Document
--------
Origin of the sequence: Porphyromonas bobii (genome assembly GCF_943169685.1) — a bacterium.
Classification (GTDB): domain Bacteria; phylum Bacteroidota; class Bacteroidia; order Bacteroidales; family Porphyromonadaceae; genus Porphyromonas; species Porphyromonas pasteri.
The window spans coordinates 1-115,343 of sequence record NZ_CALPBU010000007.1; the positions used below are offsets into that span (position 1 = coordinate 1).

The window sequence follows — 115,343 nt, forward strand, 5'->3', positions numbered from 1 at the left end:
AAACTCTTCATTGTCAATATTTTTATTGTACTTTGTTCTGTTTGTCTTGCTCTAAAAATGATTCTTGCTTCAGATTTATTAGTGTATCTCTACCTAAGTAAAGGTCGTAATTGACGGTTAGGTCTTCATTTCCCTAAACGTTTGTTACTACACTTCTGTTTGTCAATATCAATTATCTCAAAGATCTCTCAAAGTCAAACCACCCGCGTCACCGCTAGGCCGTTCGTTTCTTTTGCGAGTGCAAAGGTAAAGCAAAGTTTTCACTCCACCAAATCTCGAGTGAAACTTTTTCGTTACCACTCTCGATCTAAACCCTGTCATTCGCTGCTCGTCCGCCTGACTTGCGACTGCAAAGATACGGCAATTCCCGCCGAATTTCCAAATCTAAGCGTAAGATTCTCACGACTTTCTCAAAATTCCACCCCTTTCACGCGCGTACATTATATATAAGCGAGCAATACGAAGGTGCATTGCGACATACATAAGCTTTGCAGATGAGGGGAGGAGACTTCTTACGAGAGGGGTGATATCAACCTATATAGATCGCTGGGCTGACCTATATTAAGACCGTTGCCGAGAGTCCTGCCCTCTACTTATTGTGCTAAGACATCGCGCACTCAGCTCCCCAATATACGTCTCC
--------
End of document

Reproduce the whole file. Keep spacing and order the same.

Origin of the sequence: Porphyromonas bobii (genome assembly GCF_943169685.1) — a bacterium.
Classification (GTDB): domain Bacteria; phylum Bacteroidota; class Bacteroidia; order Bacteroidales; family Porphyromonadaceae; genus Porphyromonas; species Porphyromonas pasteri.
The window spans coordinates 1-115,343 of sequence record NZ_CALPBU010000007.1; the positions used below are offsets into that span (position 1 = coordinate 1).

The window sequence follows — 115,343 nt, forward strand, 5'->3', positions numbered from 1 at the left end:
AAACTCTTCATTGTCAATATTTTTATTGTACTTTGTTCTGTTTGTCTTGCTCTAAAAATGATTCTTGCTTCAGATTTATTAGTGTATCTCTACCTAAGTAAAGGTCGTAATTGACGGTTAGGTCTTCATTTCCCTAAACGTTTGTTACTACACTTCTGTTTGTCAATATCAATTATCTCAAAGATCTCTCAAAGTCAAACCACCCGCGTCACCGCTAGGCCGTTCGTTTCTTTTGCGAGTGCAAAGGTAAAGCAAAGTTTTCACTCCACCAAATCTCGAGTGAAACTTTTTCGTTACCACTCTCGATCTAAACCCTGTCATTCGCTGCTCGTCCGCCTGACTTGCGACTGCAAAGATACGGCAATTCCCGCCGAATTTCCAAATCTAAGCGTAAGATTCTCACGACTTTCTCAAAATTCCACCCCTTTCACGCGCGTACATTATATATAAGCGAGCAATACGAAGGTGCATTGCGACATACATAAGCTTTGCAGATGAGGGGAGGAGACTTCTTACGAGAGGGGTGATATCAACCTATATAGATCGCTGGGCTGACCTATATTAAGACCGTTGCCGAGAGTCCTGCCCTCTACTTATTGTGCTAAGACATCGCGCACTCAGCTCCCCAATATACGTCTCC